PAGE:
A dovetail joint is made up of a series of pins cut to extend from the end of one board interlocking with a series of tails cut into the end of another board. It is highly regarded for its resistance to being pulled apart (tensile strength) which is why it is commonly used to join the sides of a drawer to the front, and its attractiveness, allowing a feature to be made of the joint itself with an infinite number of variations.
One thing that most woodworkers can agree on is that a dovetail joint is one of the most attractive joints around, plus it’s incredibly strong. However, if you’ve ever tried cutting one by hand, you’ll know it’s also one of the most difficult. However, with a router and a dovetail jig, creating accurate, good-looking joints is within the capabilities of everyone. So what should you look for in a dovetail jig?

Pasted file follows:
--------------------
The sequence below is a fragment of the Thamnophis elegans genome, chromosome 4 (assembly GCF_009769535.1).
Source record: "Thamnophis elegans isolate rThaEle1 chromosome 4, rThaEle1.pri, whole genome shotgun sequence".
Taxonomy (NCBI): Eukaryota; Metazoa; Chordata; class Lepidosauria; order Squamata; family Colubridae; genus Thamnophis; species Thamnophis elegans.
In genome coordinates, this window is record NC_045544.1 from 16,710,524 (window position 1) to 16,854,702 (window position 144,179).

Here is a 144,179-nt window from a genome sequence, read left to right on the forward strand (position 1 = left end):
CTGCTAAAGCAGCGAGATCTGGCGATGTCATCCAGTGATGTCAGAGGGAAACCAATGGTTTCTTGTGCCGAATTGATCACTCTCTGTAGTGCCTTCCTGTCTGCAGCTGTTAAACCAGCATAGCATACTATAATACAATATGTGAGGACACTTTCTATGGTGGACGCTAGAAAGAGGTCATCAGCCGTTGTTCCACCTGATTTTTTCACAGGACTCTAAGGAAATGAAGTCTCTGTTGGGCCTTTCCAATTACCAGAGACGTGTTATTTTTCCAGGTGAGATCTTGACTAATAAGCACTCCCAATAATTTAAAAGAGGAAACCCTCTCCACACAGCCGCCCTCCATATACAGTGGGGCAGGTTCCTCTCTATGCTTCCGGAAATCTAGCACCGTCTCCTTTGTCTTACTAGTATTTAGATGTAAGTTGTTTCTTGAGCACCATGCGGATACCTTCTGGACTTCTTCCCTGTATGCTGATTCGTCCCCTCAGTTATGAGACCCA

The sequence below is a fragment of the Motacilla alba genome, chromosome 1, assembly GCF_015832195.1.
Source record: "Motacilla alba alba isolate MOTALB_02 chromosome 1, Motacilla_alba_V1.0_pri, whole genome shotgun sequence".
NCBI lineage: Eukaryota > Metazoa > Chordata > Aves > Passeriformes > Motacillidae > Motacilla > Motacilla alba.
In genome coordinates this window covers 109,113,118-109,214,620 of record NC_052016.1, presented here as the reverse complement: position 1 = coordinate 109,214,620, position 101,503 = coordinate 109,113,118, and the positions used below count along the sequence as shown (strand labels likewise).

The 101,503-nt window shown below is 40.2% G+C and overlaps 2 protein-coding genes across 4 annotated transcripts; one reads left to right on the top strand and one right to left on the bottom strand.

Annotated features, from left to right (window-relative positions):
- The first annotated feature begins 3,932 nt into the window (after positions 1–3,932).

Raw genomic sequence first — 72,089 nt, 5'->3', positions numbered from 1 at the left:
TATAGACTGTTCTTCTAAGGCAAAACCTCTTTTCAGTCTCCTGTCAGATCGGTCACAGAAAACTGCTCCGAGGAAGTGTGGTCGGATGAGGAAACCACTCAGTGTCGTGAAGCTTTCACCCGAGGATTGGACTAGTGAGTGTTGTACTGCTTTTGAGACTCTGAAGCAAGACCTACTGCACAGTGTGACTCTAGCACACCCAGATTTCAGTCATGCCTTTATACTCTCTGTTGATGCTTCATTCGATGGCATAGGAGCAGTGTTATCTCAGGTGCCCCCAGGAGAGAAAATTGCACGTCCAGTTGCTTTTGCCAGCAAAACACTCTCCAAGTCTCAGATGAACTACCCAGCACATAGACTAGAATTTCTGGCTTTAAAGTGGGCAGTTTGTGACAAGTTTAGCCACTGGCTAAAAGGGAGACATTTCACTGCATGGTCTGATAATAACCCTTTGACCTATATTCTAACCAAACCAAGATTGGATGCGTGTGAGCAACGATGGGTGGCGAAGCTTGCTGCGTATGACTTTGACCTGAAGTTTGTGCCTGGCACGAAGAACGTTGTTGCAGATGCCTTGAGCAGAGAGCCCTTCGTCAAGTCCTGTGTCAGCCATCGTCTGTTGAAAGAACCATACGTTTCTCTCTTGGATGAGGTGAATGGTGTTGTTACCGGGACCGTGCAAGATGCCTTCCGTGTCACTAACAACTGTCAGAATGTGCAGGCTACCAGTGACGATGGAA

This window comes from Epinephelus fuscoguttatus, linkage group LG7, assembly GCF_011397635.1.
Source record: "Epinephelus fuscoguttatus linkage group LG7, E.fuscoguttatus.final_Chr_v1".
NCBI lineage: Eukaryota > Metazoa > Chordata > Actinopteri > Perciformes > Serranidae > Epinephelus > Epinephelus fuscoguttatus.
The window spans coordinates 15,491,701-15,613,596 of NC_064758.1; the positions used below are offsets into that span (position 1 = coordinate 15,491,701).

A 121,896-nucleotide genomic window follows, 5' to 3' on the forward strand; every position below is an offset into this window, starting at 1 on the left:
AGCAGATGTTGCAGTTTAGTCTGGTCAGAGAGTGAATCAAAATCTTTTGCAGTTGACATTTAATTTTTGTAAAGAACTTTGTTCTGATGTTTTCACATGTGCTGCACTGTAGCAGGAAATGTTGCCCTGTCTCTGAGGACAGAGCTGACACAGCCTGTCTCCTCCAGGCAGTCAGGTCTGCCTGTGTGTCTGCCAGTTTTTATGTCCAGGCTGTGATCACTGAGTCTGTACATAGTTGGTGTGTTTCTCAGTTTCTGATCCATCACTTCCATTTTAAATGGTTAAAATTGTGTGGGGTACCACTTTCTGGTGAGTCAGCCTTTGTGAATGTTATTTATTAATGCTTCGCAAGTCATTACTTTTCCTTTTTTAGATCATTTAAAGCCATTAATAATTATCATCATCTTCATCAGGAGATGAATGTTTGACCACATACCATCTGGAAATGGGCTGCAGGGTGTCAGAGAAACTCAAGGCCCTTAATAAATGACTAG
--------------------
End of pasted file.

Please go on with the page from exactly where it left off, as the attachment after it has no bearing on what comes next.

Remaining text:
With a router and a dovetail jig you can cut perfectly-fitting dovetail joints easily – just so long as the dovetail jig is set up properly in the first place. What this means is that setting up to rout machine-cut dovetails is always a trial and error process. There will always be lots of test cuts on test pieces and adjusting of the jig to get a perfect fit.
There’s no shortage of dovetail jigs on the market, and it’s not always easy to pick out the best one for your needs. To help make your decision a little easier, we’ll take a look at some of the features that can make the difference between a jig that isn’t bad, and one that makes dovetail joinery the trouble-free experience it ought to be.
You may be asking yourself why do you need a dovetail jig anyway? And the answer is, if you’re as good as this guy, then you probably don’t. I get the feeling though that he’s probably done this once or twice before.